An extension developer wishing to build an alternate to this would have to do the following: - create a stylesheet loaded by the browser that hides the close buttons on tabs - insert a close button at the end of the tab strip using DOM apis that closes the selected tab. That's it!
I would like to vote in favor of adding this option. Many people close tabs by middle-clicking them and in such case the close button is redundant, takes space, and forces to be more careful when switching tabs. As Mike Connor said the supremacy of the new solution isn't obvious enough and we may expect a fair number of people angry for being left without a choice or forced to use extensions. I don't know about the code bloat but as for the UI bloat, the Tabs section still is by far the least populated.
Ben, I was under the impression that mconnor wanted a UI pref, not a hidden pref.
VERIFIED: module owner decision to WONTFIX.
What would such a preference be called? That sort of thing smacks of old-world design methodology. I don't think that mass-close is as common a use case in the market at large as many people think. We are talking about enabling tabbed browsing single window mode by default for all users. Real users don't multitask much. There are other available solutions to people who use mass-close anyway, such as the key binding. User testing showed that the close button at the right of the tab strip was not a discoverable means of closing the tab bar. Close buttons were implemented to improve this discoverability. We will user test the newer tabbed changes and if the new state does not prove a liability based on a combination of user testing and testing on the trunk, while improving the general usability of tabbed browsing for more /real users/, we will take them at the expense of power user conveniences. Using the fact that there is room in a preferences panel for more options is not a good justification for adding them.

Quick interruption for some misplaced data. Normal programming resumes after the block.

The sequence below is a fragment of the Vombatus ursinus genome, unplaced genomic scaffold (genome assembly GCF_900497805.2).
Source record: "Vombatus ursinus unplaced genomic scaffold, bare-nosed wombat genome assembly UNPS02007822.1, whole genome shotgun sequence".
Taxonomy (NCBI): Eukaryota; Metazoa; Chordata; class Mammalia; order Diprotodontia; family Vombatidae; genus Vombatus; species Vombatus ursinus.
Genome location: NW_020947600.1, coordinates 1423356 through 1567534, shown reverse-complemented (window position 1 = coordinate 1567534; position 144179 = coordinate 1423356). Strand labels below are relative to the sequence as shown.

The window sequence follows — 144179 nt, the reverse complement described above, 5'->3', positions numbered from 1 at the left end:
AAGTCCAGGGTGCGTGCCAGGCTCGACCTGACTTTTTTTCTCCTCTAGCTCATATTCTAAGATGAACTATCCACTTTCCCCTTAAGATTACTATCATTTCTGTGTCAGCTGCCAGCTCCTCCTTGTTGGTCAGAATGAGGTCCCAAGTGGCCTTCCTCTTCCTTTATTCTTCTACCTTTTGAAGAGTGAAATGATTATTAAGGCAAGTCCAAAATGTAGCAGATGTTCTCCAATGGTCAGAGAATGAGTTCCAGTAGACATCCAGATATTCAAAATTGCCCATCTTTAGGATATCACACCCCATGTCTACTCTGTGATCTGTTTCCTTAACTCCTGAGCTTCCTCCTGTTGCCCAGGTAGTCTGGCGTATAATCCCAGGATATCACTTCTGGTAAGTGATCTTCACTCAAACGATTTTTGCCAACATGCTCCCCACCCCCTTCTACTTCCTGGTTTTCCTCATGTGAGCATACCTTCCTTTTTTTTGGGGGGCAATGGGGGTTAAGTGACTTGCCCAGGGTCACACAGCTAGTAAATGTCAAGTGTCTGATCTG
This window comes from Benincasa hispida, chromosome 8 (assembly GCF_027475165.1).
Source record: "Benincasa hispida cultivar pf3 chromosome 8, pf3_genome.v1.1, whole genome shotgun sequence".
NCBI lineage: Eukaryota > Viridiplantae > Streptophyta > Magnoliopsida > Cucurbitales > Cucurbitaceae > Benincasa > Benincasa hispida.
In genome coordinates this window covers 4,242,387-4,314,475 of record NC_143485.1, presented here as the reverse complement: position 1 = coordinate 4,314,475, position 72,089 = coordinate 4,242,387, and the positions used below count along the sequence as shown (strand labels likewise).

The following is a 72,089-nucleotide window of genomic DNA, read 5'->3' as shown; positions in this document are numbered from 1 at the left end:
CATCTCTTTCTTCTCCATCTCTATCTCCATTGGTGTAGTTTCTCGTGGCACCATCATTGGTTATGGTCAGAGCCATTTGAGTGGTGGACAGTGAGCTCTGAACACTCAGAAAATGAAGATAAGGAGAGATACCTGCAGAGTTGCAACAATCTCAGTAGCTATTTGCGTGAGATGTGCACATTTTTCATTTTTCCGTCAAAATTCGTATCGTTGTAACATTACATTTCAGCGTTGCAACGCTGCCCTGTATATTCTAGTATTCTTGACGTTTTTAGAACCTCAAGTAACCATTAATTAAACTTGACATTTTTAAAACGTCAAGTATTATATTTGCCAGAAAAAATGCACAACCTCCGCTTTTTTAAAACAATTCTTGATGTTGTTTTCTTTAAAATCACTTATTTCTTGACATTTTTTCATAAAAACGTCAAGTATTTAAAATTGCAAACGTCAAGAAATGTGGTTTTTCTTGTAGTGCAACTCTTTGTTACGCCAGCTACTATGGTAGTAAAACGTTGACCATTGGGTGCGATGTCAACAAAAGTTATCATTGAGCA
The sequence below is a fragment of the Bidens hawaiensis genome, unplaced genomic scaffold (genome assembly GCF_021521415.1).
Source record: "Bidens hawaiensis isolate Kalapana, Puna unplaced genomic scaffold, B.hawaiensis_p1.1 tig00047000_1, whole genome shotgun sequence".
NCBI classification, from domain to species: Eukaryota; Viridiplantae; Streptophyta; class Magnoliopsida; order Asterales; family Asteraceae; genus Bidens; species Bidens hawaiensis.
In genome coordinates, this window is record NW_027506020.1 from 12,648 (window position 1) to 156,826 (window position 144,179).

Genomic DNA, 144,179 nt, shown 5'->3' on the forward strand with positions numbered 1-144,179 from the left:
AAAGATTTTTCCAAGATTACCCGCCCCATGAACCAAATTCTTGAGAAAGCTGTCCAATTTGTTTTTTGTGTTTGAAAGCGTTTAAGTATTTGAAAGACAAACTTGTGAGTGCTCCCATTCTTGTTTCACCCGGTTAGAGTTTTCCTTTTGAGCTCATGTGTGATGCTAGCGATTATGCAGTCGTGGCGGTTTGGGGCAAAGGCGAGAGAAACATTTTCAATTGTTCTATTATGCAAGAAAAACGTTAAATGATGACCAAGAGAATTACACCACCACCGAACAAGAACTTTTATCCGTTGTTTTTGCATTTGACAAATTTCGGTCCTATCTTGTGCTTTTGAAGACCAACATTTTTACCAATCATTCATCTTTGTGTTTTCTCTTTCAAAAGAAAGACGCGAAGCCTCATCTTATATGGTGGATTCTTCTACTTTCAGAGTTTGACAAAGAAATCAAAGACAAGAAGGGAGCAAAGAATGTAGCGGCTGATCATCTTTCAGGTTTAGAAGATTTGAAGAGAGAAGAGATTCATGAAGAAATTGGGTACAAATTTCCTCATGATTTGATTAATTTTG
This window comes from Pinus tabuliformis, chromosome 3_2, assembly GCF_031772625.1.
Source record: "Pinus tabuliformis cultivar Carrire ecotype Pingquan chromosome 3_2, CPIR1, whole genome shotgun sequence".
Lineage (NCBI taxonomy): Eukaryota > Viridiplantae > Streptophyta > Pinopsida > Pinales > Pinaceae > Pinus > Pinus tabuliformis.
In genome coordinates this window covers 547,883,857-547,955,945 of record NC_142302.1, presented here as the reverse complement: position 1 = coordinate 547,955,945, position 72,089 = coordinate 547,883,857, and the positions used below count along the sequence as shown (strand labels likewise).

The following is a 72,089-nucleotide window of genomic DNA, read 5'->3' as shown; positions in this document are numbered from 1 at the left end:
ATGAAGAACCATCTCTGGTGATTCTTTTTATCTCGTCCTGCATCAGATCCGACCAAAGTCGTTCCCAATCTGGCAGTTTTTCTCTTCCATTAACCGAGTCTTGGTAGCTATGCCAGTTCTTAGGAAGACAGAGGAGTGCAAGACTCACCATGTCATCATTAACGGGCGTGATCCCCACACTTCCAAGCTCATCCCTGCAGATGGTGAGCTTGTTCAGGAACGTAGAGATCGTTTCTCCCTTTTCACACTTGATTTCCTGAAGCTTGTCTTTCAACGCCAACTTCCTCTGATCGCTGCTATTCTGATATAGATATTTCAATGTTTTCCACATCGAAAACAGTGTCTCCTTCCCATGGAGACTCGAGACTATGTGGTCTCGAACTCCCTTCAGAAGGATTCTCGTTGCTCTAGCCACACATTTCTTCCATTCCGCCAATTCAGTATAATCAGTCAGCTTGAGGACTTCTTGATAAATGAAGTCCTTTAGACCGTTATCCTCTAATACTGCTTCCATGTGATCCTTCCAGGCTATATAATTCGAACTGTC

Is this WONTFIX to make it a UI pref, or is this WONTFIX to make it an about:config pref? I agree that there's no reason to make it a UI pref. However, this seems like the kind of thing that's trivial to keep around as an about:config pref, and there is a pretty significant (IMO, anyway, as I do this often) use case for it. C-w isn't a viable alternative due to various focus bugs that we still have, where various pages end up with focus stolen to some entry box or other widget, not to mention when the cursor ends up on top of a windowed plugin. Closing multiple tabs may be a "power user" feature, but it's those power users who are and have been the early Firefox adopters -- why piss them off with something this trivial? You can say "they can add userChrome hacks or extension hacks" to fix this, but it sounds like that's an even worse situation -- we're punting to extensions to bandaid holes in our UI, resulting in people who want to fix one or two of these "holes" needing to maintain a ton of extensions (or worse, userChrome).